PROVING TOO MUCH, PROVING NOTHING

By: James F. O’Neilcolored file folders

While going through my notebooks and files, I came across two interesting folders: one red, one the usual “manila folder.”  I knew what they were; I just had not seen them for a while.  The red tab, “Placement Programs,” in manuscript-print (all CAPS).  The other had a somewhat beat-up, dog-eared tab: “Certification Materials,” handwritten by me in my best cursive.

If you have ever sat down in front of your dresser that has a bottom drawer filled with junk, stuff, dead-desiccated prom flowers, old love letters, maybe a vibrator or two, greeting-cards-saved-forever, warranty papers for radios and bicycles and CD players long gone, and so much else, it might be difficult to slide the drawer back in.  Memories flood out from the items as you look to find something. 

Why did you go in there in the first place?  Isn’t this A Sacred Place of Collection?  Does not every item belong?  Have you tried to delete or discard something from within–or something you took out to look at, for no reason, then put back into the right place?  How about those empty watch boxes?  Stones and rocks, collected when you were in the Mojave Desert?  (I still have wrapped in the most-delicate “Saran Wrap” the two newly-marrieds from the top of my/our wedding cake.  Also, a pair of baby shoes, not mine.  A signed baseball, not mine.  An assortment of padlocks, combination locks, keys to nowhere, day-minders/day-timers back to 1973.  A handgun lock.  And more.)

My Bottom Drawer

Those two folders I found are like my bottom drawer: A Sacred Place of Collection: papers, letters, and copies of important information about me.  Letters of application I once sent.  Transcripts from high school and college (even a sealed envelope “Issued to Student” stamped on the seal of one envelope), proof that I completed the necessaries.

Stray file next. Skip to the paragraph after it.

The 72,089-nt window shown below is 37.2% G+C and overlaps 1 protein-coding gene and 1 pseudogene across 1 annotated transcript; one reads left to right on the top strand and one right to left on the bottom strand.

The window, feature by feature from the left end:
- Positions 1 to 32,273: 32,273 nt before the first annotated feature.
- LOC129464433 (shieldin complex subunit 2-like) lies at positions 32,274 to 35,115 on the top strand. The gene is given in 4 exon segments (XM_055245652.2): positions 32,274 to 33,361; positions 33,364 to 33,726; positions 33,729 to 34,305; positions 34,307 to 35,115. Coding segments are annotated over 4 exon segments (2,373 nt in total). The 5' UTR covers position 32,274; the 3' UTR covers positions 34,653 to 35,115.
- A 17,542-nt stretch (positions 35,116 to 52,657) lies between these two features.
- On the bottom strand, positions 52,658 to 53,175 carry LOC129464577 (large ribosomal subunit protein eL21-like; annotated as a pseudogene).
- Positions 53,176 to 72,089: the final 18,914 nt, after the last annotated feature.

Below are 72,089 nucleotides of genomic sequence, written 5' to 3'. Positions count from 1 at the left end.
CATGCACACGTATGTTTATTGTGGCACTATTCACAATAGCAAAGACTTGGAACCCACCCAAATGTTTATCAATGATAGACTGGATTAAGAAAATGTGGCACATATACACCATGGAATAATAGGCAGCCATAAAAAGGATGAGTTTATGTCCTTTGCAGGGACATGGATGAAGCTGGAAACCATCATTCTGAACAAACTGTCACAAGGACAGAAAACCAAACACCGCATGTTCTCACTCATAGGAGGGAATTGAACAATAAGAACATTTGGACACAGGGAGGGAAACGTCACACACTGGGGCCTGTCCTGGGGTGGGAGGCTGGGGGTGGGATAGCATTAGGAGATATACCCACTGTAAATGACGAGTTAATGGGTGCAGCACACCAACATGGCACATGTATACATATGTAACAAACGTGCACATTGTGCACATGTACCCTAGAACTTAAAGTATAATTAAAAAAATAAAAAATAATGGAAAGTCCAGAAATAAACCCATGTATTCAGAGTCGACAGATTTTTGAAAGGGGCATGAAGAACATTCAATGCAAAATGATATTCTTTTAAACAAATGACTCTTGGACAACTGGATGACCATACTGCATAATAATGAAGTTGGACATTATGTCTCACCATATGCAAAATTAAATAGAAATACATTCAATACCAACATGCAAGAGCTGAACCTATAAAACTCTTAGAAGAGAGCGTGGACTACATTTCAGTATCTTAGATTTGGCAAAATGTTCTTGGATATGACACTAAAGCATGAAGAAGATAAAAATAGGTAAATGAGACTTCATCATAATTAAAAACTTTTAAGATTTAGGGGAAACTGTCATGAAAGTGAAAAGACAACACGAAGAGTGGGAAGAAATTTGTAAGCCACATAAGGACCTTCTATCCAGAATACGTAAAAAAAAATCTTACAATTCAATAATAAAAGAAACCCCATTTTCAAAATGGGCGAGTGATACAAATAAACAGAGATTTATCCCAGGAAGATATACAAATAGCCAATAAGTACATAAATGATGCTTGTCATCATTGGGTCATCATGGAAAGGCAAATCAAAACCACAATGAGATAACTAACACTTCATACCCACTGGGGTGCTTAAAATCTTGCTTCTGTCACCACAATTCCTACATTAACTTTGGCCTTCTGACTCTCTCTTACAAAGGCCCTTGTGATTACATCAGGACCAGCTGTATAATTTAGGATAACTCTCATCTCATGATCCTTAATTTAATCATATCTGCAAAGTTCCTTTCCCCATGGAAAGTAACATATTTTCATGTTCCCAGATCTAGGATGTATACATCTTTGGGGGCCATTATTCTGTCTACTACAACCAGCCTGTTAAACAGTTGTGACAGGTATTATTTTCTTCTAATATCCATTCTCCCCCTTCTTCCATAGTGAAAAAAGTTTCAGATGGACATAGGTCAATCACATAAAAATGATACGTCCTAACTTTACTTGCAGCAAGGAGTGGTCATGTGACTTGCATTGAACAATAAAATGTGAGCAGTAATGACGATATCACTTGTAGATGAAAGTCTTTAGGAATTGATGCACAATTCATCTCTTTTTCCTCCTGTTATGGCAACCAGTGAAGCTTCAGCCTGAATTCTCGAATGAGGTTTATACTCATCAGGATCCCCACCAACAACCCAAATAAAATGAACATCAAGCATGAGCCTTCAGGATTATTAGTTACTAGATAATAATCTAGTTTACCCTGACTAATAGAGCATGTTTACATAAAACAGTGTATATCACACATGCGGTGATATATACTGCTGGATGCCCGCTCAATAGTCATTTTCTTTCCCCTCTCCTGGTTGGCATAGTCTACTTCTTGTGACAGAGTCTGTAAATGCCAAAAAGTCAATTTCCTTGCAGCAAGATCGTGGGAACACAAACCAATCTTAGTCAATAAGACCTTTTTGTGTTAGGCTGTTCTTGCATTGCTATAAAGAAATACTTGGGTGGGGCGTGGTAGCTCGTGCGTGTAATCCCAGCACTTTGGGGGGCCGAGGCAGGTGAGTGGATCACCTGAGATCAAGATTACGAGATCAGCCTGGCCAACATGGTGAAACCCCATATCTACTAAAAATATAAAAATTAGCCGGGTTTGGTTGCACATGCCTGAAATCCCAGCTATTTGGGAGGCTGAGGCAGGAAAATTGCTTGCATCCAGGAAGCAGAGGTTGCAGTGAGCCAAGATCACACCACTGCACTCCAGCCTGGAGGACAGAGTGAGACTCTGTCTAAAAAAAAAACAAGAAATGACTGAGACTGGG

My certificates and licenses, proof, to teach, to administer, to sell insurance.  Some certificates for outstanding service, for being a committee chair, or for appreciation. 

Oh, my!  What have I done?  I have opened a “bottom drawer.”  I spent hours going through the two folders: the items contained defined what I was, or prove what I still am capable of (degree to teach).  Each item tells/told where I was at a time in my life, a date and a place of my existence, in addition to what I have accomplished.

These folders, with the classes I took in the grades and in college, open up my life: “Look what he did?”  The transcripts show Latin, Greek, German, science, mathematics, philosophy, history, letters and literature, religion, physical education, geography, music, biology, Bible studies, economics, and even some art.  Proof of my education.

Something more than what is on the papers I liken to the spirits that linger, hang around those items in the bottom drawer.  Something sacred there.  Something special, or it wouldn’t still be there, right?

So, I put the papers back into their rightful folders, knowing that some had to be shredded.  They were old, outdated, non-useful, and unusable.  Someday, I told myself; not now.  Then I sigh, look at my folders, and carefully replace them in the file cabinet drawer–deleting nothing.

“Ah, me.”  Latin and Greek–and philosophy?  Really?  Omne agens agit propter finem.  Nemo dat quod non habet.  But really, Qui nimis probat nihil probat.

 Gallia est omnis divisa in partes tres,…

caesar

[Here are a few words of explanation:  “Everyone does something for a reason.”  “No one”–not “Nemo,” the clown fish–“gives what one hasn’t got.”  And this last one I love–really: “She/he who proves too much, proves nothing.”]

© James F. O’Neil 2013

 

 

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